How to Apply for a Scholarship
Applying for scholarships is a lot like applying to colleges. You start with a large number of possibilities and cut that down to a short list of choices. Then you have to complete and submit applications that include essays, recommendations and lists of achievements that highlight your best qualities.
You may hear various suggestions about the best way to apply for scholarships. The truth is, what works for one person may not work for another. There are no secrets to applying. The best advice is to use common sense and follow directions.
Don’t Miss Deadlines
Some scholarships have deadlines early in the fall of senior year. Mark the due dates on your calendar and work your way backward to figure out how much time you’ll have to get each piece of the application finished.
Read Eligibility Requirements Carefully
If you have a question about whether you qualify for a certain scholarship, contact the scholarship sponsor. There’s no point in applying for a scholarship you’re not eligible to receive.
Make a separate file for each scholarship and sort the files by application due dates.You should also gather the items you’ll need to apply. Many scholarships ask you to send some or all of the following:
- High school transcript
- Standardized test scores
- Financial aid forms, such as the FAFSA or CSS/Financial Aid PROFILE®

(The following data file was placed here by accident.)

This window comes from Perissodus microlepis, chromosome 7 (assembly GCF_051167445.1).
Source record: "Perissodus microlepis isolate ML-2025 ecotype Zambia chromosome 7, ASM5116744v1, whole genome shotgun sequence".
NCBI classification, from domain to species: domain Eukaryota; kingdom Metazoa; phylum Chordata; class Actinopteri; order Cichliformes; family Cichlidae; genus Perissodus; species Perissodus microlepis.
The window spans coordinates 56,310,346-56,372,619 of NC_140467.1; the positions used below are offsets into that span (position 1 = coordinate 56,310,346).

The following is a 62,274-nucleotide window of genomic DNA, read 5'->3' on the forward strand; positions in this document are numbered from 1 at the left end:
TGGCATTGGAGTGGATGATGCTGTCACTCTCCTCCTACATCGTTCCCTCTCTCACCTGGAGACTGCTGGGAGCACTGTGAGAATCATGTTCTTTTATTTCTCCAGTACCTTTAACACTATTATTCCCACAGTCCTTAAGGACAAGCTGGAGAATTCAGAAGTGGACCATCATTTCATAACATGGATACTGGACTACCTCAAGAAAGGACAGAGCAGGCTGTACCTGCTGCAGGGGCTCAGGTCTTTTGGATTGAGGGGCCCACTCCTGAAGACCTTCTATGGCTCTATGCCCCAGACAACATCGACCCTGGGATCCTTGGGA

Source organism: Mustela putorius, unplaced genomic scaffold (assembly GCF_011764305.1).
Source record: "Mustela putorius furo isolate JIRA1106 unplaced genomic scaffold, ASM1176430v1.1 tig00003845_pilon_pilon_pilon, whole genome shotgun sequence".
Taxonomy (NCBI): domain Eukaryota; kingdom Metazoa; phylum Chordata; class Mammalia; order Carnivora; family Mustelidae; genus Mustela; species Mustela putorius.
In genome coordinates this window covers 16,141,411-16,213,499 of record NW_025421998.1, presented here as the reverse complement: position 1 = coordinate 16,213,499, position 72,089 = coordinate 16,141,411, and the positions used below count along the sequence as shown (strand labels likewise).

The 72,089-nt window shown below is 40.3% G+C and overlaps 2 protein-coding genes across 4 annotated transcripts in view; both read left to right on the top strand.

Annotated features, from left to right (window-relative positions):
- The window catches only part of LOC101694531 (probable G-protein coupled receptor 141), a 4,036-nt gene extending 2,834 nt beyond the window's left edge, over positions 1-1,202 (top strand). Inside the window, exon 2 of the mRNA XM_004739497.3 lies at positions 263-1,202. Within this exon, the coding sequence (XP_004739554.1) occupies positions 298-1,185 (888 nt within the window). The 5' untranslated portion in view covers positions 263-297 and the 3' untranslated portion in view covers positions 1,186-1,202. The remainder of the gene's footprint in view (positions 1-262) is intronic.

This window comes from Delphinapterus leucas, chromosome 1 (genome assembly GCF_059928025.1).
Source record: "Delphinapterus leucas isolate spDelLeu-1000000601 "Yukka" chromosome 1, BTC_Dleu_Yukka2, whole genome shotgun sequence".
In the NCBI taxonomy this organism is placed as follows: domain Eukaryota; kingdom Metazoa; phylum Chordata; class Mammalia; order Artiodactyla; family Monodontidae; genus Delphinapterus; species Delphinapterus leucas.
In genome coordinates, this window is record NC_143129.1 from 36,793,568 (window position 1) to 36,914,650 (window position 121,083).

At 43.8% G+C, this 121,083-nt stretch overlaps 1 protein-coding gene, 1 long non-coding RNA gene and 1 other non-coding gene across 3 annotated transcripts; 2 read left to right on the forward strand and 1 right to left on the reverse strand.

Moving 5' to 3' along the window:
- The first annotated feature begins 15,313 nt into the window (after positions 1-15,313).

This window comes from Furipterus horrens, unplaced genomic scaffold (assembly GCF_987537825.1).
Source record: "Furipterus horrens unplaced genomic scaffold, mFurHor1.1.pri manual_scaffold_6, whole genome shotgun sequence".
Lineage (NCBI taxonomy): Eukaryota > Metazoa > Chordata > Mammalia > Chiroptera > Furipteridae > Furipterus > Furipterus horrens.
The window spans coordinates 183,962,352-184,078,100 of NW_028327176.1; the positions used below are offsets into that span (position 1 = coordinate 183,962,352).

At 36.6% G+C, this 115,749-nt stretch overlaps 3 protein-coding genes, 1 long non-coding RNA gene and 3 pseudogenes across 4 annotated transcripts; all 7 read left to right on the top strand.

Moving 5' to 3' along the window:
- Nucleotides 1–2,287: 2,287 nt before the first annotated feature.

- Parents' financial information, including tax returns
- One or more essays
- One or more letters of recommendation
- Proof of eligibility for the scholarship (for example, proof of membership in a certain group)
You might also need to prepare for an interview. And if you’re competing for talent-based scholarships, you’ll probably need to audition or submit a portfolio.
Stick to the word limit for the essay. If supporting materials are not requested in the application, don’t send them.
Use common sense, start early and follow directions.
Check Your Application
Before you send the application in:
- Make sure you filled in all the blanks. You can contact scholarship sponsors if you aren't sure how to fill out part of the application.
- Make sure your answers are readable. If you can, fill out the application online. If you have to write out the application, print neatly.
- If you're reusing material (such as a cover letter or an essay) from another scholarship application, make sure you haven't left in any incorrect names.
- Proofread your application. Run spell check and grammar check on the application. Also, have someone else read your essays to catch mistakes and give you feedback.
- Remember to sign and date your application.
Keep Copies of Everything
Having copies of your scholarship application makes it easy to resend quickly if application materials get lost in the mail. If you’re applying for a scholarship online, save copies of your work on your computer.
Track the Package
If you’re submitting your application by mail, consider using certified mail or requesting a return receipt to confirm that your materials arrived at their destination.
Website – steps for finding a scholarship
Website – ultimate guide to college scholarships
Website – Scholarship Search Databases
Website – scholarships
Website – scholarships
Financial assistance for youth (high school, college students & new college graduates – see websites and videos below.
Finding a scholarship